Walking the Line Part 2: Glory Days
Aside from the occasional acquisition of talent of the higher profile members of the roster, the UFC tends to try and distance itself from world of Pro Wrestling and its antics. As we’ve been discussing in this series though, it’s not found a way to completely distance itself from the world of entertainment.
In America, some of the earliest recordings of MMA (before that was a term) typically included a wrestler of some fashion vs. a boxer – only natural as they’re the two most prominent western martial arts – the most famous example probably being “Judo” Gene LeBell vs. Milo Savage. (LeBell, despite his nickname, was also a Professional Wrestler and had experience in Catch-as-catch-can Wrestling as well as Judo.) Similarly, in Japan, the popularity of the sport of Mixed Martial Arts can be traced back to the shoot style Pro organisations of UWFi and Fighting Network Rings. It was the star of one of these organisations, Nobuhiko Takada of UWFi, that main evented the founding show of Pride, which would become Japan’s largest MMA organisation.
The final match of the first Pride Fighting Championships’ show was a bout between Takada and the champion of the world famous Gracie family, Rickson Gracie. Despite Takada’s losses in both the initial clash and rematch, Pride FC established itself as a success and began running regular shows.
Perhaps because a large stable of the Japanese fighters were Professional Wrestlers, or perhaps because it was a template that the Japanese audience simply enjoyed, Pride stuck much closer to the entertainment first format established over the years in the squared circle. Weight classes were more of a suggestion than anything, large characters were encouraged and promoted more than perhaps the skilled fighters, drug tests didn’t exist, and more than a handful of matches looked suspicious – they had learned a lot about creating a watchable product.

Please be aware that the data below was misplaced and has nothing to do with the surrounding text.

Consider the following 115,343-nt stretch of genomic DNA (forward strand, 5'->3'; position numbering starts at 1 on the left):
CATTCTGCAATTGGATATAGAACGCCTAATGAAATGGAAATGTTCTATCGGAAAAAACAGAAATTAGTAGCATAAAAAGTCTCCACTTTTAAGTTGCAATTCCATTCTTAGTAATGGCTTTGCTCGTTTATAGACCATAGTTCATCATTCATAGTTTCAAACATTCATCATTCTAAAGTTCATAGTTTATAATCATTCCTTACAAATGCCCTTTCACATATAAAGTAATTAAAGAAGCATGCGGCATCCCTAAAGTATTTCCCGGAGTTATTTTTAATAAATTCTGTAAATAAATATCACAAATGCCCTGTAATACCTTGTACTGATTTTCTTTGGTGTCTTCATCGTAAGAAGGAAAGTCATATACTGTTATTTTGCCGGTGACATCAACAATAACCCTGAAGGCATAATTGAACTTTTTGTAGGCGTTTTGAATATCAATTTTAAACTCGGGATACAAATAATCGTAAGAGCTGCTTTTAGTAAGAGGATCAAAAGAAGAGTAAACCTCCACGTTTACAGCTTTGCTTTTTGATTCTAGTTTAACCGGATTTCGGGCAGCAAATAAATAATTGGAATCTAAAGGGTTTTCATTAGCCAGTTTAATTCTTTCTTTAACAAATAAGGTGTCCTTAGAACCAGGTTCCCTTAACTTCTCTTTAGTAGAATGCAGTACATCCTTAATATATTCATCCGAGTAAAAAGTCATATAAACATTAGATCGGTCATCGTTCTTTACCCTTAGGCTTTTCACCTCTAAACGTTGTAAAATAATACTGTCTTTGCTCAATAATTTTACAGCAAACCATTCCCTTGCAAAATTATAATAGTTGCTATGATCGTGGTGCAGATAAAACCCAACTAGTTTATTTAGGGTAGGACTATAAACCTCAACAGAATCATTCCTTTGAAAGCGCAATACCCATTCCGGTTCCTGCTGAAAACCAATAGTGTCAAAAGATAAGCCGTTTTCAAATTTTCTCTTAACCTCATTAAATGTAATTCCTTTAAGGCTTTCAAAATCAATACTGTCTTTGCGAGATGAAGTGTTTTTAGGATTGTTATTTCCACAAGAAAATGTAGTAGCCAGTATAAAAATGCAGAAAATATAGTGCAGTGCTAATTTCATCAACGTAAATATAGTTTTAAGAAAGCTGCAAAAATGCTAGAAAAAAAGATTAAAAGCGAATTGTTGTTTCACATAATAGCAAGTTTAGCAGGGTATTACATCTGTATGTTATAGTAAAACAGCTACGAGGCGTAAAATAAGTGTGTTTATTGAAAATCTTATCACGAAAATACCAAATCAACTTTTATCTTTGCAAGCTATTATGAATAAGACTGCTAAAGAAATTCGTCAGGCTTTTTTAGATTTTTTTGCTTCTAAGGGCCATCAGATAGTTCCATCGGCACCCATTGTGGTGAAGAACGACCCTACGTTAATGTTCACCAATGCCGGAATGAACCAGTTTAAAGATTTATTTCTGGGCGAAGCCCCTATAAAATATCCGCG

That’s not what we’re going to focus on now. We’re here to talk about when walkouts used to be entrances. Pride understood pomp and pageantry, and no better was it displayed than in its top star, Kazushi Sakuraba.
Sakuraba was a professional wrestler produced at the UWFi dojo. Inspired by the original Tiger Mask to pursue professional wrestling, he would eventually come to be known for his entertaining fighting style, his defeat of multiple members of the Gracie Family, and his showmanship.
Because of the nature of weekly shows, wrestling replies a lot upon repetition and routine. Aside from the simple answer that this makes producing a regular television product easier, as they don’t have to reliably come up with entirely new material each and every episode, it also breeds familiarity. People enjoy the familiar. Repetition has had its hooks in us since birth. Children are the best examples of this – whether it is games of peek-a-boo or the incredibly formulaic shows produced for them. But this does not mean adults are immune to it either. Just go to the cinema and see how many sequels, reboots, and crossovers are big at the box office compared to new and original ideas.
It’s not that we as a people dislike the unfamiliar completely, but often it has to be grounded or tied to something that we already know or understand for it to be comfortable.
Sakuraba utilised entrance music. No matter the opponent the music remained the same. His attire and colour scheme was uniform as well – always prominently featuring orange and white. These were the familiar things that tied us to his person. The unfamiliar was always, well, unique.
Unlike in the world of professional wrestling, Pride was not doing a new show every week, nor was it producing PPVs at the end of each month – even at its most successful. This, whether it was a deliberate not, created the feel that every show was a big show. As wrestling fans, we know that there are some shows that are just … well, just that, shows. Not every night is Wrestlemania. But when those nights do roll around, the anticipation is not just for the matches alone, but the show as a production. A Sakuraba fight was like this.
We knew a few things about a Sakuraba entrance before it happened: he was going to enter to the same music, he was prominently going to be wearing orange, and he was more than likely going to be in a costume and mask. Aside from that we awaited with bated breath to see what happened.
It’s something that’s been lost in modern mixed martial arts. There are the odd occasions in which someone – Jason “Mayhem” Miller as an example – goes that extra mile to put on a show, but those are few and far between. Although I sang the praises of how interesting and personal a Walkout can be, there’s truly nothing that beats an Entrance. Perhaps it simply is too gimmicky to be accepted by a sports audience. Perhaps it’s just a little too Pro Wrestling.